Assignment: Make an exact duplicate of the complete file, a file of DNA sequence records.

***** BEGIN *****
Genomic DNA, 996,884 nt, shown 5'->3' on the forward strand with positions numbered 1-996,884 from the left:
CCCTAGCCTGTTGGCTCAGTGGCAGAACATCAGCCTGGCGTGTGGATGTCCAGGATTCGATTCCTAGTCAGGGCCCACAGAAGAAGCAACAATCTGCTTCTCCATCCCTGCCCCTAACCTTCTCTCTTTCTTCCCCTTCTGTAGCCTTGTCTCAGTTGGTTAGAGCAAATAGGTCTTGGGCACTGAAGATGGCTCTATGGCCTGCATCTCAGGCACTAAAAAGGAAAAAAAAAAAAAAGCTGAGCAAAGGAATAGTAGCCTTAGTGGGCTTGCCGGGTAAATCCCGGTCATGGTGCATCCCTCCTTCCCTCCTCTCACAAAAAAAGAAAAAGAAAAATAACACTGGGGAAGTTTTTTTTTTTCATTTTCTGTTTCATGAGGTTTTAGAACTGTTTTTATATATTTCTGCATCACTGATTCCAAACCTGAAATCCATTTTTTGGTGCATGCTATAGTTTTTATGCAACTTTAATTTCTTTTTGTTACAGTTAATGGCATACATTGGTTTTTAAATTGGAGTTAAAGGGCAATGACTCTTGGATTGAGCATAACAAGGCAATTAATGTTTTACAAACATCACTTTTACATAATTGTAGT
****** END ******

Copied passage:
Genomic DNA, 996,884 nt, shown 5'->3' on the forward strand with positions numbered 1-996,884 from the left:
CCCTAGCCTGTTGGCTCAGTGGCAGAACATCAGCCTGGCGTGTGGATGTCCAGGATTCGATTCCTAGTCAGGGCCCACAGAAGAAGCAACAATCTGCTTCTCCATCCCTGCCCCTAACCTTCTCTCTTTCTTCCCCTTCTGTAGCCTTGTCTCAGTTGGTTAGAGCAAATAGGTCTTGGGCACTGAAGATGGCTCTATGGCCTGCATCTCAGGCACTAAAAAGGAAAAAAAAAAAAAAGCTGAGCAAAGGAATAGTAGCCTTAGTGGGCTTGCCGGGTAAATCCCGGTCATGGTGCATCCCTCCTTCCCTCCTCTCACAAAAAAAGAAAAAGAAAAATAACACTGGGGAAGTTTTTTTTTTTCATTTTCTGTTTCATGAGGTTTTAGAACTGTTTTTATATATTTCTGCATCACTGATTCCAAACCTGAAATCCATTTTTTGGTGCATGCTATAGTTTTTATGCAACTTTAATTTCTTTTTGTTACAGTTAATGGCATACATTGGTTTTTAAATTGGAGTTAAAGGGCAATGACTCTTGGATTGAGCATAACAAGGCAATTAATGTTTTACAAACATCACTTTTACATAATTGTAGT